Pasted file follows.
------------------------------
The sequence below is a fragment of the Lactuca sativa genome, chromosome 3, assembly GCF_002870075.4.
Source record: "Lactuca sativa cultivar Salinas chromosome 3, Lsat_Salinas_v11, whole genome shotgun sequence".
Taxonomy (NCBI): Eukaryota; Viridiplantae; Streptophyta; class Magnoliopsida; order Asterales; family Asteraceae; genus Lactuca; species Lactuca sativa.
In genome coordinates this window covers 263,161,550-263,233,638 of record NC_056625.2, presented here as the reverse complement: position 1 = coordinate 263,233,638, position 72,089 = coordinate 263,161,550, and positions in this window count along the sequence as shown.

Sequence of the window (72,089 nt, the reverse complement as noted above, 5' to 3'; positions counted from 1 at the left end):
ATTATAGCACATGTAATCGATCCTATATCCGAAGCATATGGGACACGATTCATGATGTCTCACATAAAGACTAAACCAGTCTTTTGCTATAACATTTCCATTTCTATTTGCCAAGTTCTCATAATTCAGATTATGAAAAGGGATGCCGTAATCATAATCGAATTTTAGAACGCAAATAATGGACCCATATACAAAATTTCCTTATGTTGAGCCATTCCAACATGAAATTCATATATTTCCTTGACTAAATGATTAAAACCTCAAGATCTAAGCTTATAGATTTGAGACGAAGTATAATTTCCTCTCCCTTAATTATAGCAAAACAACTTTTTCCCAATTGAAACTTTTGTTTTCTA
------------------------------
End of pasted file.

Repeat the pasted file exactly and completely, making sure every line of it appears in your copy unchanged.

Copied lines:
The sequence below is a fragment of the Lactuca sativa genome, chromosome 3, assembly GCF_002870075.4.
Source record: "Lactuca sativa cultivar Salinas chromosome 3, Lsat_Salinas_v11, whole genome shotgun sequence".
Taxonomy (NCBI): Eukaryota; Viridiplantae; Streptophyta; class Magnoliopsida; order Asterales; family Asteraceae; genus Lactuca; species Lactuca sativa.
In genome coordinates this window covers 263,161,550-263,233,638 of record NC_056625.2, presented here as the reverse complement: position 1 = coordinate 263,233,638, position 72,089 = coordinate 263,161,550, and positions in this window count along the sequence as shown.

Sequence of the window (72,089 nt, the reverse complement as noted above, 5' to 3'; positions counted from 1 at the left end):
ATTATAGCACATGTAATCGATCCTATATCCGAAGCATATGGGACACGATTCATGATGTCTCACATAAAGACTAAACCAGTCTTTTGCTATAACATTTCCATTTCTATTTGCCAAGTTCTCATAATTCAGATTATGAAAAGGGATGCCGTAATCATAATCGAATTTTAGAACGCAAATAATGGACCCATATACAAAATTTCCTTATGTTGAGCCATTCCAACATGAAATTCATATATTTCCTTGACTAAATGATTAAAACCTCAAGATCTAAGCTTATAGATTTGAGACGAAGTATAATTTCCTCTCCCTTAATTATAGCAAAACAACTTTTTCCCAATTGAAACTTTTGTTTTCTA